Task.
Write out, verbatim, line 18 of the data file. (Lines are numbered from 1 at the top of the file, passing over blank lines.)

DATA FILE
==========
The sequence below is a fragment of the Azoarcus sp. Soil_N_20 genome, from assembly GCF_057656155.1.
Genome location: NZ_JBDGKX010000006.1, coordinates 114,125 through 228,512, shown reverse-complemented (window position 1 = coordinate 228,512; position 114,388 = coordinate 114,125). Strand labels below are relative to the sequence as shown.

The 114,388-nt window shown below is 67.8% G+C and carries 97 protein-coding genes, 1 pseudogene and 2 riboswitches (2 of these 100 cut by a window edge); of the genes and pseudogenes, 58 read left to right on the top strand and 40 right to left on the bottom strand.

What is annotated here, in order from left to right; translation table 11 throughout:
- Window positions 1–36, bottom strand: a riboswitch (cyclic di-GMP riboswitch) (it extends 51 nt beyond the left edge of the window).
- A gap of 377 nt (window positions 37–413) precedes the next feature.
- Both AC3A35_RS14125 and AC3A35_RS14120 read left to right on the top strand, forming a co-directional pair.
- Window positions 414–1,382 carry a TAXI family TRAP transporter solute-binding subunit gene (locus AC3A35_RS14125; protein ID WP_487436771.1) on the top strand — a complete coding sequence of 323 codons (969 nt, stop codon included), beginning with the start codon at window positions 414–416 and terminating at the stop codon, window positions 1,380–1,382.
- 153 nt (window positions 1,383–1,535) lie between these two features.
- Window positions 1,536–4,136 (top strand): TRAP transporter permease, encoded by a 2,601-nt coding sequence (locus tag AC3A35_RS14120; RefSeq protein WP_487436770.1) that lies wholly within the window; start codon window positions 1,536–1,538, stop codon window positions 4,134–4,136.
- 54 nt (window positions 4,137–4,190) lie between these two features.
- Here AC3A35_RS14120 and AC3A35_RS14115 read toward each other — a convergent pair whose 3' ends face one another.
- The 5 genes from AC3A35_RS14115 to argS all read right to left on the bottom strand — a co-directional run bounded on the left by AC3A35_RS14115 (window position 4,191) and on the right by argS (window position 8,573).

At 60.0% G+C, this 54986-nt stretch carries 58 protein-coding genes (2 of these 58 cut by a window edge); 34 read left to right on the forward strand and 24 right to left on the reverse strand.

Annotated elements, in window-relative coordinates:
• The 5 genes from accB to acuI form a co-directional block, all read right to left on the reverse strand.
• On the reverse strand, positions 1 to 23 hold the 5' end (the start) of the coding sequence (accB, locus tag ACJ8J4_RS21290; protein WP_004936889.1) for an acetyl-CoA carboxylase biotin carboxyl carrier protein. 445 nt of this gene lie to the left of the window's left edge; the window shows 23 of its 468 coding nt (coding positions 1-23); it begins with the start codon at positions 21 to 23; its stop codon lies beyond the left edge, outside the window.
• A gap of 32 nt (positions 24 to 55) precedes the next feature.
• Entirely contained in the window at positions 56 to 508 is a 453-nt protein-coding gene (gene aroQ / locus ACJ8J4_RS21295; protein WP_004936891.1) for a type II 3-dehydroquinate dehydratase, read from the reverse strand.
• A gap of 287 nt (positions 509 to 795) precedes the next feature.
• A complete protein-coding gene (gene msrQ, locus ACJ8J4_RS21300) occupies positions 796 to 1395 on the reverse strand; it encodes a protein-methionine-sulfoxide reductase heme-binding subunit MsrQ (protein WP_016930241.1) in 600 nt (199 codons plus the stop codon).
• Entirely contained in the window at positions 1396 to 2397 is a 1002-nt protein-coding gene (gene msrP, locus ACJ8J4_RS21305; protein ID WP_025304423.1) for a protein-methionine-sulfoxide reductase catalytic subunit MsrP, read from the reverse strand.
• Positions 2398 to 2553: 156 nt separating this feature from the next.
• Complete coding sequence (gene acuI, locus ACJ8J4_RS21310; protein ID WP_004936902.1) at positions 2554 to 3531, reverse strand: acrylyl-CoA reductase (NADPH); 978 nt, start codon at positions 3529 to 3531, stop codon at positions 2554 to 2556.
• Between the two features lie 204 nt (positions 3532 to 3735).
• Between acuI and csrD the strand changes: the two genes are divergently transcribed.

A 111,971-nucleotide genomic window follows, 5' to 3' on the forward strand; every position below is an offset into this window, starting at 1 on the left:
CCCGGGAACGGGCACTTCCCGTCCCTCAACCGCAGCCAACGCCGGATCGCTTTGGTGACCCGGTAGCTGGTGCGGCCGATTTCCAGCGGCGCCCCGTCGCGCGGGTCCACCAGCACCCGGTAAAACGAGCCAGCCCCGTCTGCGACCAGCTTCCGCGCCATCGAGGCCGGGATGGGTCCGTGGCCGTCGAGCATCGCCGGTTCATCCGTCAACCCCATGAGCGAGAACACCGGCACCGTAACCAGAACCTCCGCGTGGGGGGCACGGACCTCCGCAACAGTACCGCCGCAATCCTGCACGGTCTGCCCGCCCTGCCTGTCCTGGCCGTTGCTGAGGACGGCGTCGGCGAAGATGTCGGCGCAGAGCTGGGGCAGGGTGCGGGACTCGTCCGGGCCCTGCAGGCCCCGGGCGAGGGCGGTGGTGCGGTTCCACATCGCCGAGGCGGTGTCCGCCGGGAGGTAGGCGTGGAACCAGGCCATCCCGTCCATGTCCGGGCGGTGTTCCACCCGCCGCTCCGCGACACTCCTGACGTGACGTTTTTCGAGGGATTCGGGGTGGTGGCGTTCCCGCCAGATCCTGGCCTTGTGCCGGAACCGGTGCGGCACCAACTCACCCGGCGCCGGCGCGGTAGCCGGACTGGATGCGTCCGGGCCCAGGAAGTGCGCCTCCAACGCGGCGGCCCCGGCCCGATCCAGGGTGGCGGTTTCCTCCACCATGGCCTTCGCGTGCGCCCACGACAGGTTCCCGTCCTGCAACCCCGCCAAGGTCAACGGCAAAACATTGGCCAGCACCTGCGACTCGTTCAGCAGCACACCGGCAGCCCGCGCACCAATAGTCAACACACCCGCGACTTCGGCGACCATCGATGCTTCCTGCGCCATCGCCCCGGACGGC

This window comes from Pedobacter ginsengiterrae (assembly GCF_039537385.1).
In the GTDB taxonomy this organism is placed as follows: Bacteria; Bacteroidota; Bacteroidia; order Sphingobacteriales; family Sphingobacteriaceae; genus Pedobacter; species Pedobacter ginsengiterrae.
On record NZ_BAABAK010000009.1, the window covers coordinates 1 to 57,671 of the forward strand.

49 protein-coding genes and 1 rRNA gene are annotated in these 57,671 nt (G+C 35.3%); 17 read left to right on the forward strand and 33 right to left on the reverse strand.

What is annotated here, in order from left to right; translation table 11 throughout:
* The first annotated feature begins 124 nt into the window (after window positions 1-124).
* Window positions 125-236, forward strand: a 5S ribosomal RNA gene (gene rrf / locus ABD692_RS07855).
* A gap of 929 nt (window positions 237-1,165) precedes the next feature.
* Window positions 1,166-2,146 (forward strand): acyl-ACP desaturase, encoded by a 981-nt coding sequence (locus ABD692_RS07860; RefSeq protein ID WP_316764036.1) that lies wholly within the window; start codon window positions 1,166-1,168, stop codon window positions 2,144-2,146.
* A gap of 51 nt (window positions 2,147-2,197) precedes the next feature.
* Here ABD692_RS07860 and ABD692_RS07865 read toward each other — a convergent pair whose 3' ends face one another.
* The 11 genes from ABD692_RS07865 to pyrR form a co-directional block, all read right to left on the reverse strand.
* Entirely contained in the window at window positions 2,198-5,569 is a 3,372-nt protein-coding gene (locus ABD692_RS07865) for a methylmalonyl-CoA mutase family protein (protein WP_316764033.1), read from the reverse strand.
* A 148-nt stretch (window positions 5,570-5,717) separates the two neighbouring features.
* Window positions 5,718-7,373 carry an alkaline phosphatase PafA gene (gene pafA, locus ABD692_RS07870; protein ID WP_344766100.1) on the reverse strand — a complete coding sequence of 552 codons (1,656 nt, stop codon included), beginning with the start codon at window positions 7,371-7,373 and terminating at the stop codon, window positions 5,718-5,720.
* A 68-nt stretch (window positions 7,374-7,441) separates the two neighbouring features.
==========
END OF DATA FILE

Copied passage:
• A gap of 32 nt (positions 24 to 55) precedes the next feature.